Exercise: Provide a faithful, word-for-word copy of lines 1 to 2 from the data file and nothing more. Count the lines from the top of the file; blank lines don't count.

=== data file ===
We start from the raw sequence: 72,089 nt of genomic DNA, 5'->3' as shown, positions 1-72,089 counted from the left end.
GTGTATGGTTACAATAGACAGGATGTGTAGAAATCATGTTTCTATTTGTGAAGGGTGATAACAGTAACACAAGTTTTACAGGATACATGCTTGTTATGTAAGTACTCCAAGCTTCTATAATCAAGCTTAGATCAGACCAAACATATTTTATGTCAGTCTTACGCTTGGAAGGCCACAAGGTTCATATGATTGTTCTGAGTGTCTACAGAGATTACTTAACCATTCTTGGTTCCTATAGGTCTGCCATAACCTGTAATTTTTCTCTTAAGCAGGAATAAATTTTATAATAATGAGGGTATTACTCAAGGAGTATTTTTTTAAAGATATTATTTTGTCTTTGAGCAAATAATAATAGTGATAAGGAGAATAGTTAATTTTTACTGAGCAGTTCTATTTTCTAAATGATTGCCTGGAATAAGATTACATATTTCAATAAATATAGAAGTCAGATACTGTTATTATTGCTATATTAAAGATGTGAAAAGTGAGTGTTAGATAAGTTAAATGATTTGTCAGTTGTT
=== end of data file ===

We start from the raw sequence: 72,089 nt of genomic DNA, 5'->3' as shown, positions 1-72,089 counted from the left end.
GTGTATGGTTACAATAGACAGGATGTGTAGAAATCATGTTTCTATTTGTGAAGGGTGATAACAGTAACACAAGTTTTACAGGATACATGCTTGTTATGTAAGTACTCCAAGCTTCTATAATCAAGCTTAGATCAGACCAAACATATTTTATGTCAGTCTTACGCTTGGAAGGCCACAAGGTTCATATGATTGTTCTGAGTGTCTACAGAGATTACTTAACCATTCTTGGTTCCTATAGGTCTGCCATAACCTGTAATTTTTCTCTTAAGCAGGAATAAATTTTATAATAATGAGGGTATTACTCAAGGAGTATTTTTTTAAAGATATTATTTTGTCTTTGAGCAAATAATAATAGTGATAAGGAGAATAGTTAATTTTTACTGAGCAGTTCTATTTTCTAAATGATTGCCTGGAATAAGATTACATATTTCAATAAATATAGAAGTCAGATACTGTTATTATTGCTATATTAAAGATGTGAAAAGTGAGTGTTAGATAAGTTAAATGATTTGTCAGTTGTT